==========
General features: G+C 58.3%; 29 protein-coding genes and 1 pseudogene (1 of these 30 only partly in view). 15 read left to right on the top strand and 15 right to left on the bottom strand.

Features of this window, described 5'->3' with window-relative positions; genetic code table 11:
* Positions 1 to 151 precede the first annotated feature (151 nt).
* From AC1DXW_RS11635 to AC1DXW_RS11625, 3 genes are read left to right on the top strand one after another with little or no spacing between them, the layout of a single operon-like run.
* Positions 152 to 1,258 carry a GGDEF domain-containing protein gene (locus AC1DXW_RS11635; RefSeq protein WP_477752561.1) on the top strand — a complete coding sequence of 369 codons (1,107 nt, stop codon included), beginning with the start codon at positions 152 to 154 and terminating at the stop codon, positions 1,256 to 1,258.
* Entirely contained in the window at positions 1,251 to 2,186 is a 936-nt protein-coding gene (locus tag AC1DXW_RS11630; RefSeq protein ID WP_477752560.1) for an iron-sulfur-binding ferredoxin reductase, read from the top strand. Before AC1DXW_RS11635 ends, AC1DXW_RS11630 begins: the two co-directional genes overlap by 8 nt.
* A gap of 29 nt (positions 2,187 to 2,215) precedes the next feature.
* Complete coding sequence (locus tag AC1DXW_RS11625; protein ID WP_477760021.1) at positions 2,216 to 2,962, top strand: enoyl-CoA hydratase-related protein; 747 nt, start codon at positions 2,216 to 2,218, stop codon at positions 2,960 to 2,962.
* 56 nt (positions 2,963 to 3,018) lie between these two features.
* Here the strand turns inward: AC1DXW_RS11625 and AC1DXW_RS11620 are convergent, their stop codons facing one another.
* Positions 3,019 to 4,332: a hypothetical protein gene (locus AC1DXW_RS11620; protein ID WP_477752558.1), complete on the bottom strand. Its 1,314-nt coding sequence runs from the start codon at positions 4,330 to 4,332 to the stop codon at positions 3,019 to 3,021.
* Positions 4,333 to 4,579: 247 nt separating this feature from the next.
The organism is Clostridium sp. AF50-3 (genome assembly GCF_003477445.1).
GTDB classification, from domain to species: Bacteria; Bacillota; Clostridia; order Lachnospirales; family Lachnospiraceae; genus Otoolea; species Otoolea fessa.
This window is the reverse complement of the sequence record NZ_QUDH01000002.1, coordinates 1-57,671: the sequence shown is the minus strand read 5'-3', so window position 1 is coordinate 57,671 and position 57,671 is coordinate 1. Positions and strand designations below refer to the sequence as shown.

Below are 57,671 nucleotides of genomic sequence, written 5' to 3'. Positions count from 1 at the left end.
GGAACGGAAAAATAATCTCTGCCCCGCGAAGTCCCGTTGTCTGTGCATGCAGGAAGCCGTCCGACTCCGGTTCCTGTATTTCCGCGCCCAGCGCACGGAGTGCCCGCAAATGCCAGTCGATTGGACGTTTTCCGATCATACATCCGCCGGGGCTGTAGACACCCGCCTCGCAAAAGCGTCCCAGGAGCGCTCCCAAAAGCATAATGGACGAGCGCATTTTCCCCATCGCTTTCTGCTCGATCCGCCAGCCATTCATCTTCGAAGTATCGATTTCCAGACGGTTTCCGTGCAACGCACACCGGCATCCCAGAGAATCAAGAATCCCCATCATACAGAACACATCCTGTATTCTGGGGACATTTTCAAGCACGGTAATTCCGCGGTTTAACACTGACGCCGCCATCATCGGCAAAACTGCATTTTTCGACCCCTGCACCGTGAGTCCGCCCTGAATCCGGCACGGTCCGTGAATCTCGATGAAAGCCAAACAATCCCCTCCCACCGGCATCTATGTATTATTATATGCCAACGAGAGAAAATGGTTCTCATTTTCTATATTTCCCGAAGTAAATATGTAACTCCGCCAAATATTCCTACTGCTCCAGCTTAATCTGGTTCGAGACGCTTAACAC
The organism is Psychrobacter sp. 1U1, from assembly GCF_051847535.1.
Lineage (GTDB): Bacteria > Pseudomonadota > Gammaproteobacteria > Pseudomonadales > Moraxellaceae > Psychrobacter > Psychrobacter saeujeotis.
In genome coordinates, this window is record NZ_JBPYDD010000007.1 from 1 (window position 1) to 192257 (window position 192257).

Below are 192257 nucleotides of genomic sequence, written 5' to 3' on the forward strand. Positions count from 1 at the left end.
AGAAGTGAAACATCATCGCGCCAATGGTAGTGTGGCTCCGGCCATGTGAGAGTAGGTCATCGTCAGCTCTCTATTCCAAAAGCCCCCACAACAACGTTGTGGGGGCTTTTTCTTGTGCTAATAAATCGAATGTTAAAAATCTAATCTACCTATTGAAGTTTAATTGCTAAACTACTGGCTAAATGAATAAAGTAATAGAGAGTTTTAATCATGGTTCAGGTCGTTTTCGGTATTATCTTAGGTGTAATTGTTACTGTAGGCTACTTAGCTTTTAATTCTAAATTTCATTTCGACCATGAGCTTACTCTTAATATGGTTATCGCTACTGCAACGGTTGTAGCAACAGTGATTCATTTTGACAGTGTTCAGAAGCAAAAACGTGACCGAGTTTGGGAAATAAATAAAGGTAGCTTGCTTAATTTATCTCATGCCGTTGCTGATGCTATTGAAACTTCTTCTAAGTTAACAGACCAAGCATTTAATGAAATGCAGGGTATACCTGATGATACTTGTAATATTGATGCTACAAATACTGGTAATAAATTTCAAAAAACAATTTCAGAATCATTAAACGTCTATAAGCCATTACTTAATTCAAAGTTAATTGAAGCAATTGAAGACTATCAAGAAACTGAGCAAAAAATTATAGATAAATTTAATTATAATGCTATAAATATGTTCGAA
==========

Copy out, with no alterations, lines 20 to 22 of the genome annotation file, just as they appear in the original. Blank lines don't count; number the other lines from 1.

In genome coordinates, this window is record NZ_JBPYDD010000007.1 from 1 (window position 1) to 192257 (window position 192257).

Below are 192257 nucleotides of genomic sequence, written 5' to 3' on the forward strand. Positions count from 1 at the left end.
AGAAGTGAAACATCATCGCGCCAATGGTAGTGTGGCTCCGGCCATGTGAGAGTAGGTCATCGTCAGCTCTCTATTCCAAAAGCCCCCACAACAACGTTGTGGGGGCTTTTTCTTGTGCTAATAAATCGAATGTTAAAAATCTAATCTACCTATTGAAGTTTAATTGCTAAACTACTGGCTAAATGAATAAAGTAATAGAGAGTTTTAATCATGGTTCAGGTCGTTTTCGGTATTATCTTAGGTGTAATTGTTACTGTAGGCTACTTAGCTTTTAATTCTAAATTTCATTTCGACCATGAGCTTACTCTTAATATGGTTATCGCTACTGCAACGGTTGTAGCAACAGTGATTCATTTTGACAGTGTTCAGAAGCAAAAACGTGACCGAGTTTGGGAAATAAATAAAGGTAGCTTGCTTAATTTATCTCATGCCGTTGCTGATGCTATTGAAACTTCTTCTAAGTTAACAGACCAAGCATTTAATGAAATGCAGGGTATACCTGATGATACTTGTAATATTGATGCTACAAATACTGGTAATAAATTTCAAAAAACAATTTCAGAATCATTAAACGTCTATAAGCCATTACTTAATTCAAAGTTAATTGAAGCAATTGAAGACTATCAAGAAACTGAGCAAAAAATTATAGATAAATTTAATTATAATGCTATAAATATGTTCGAA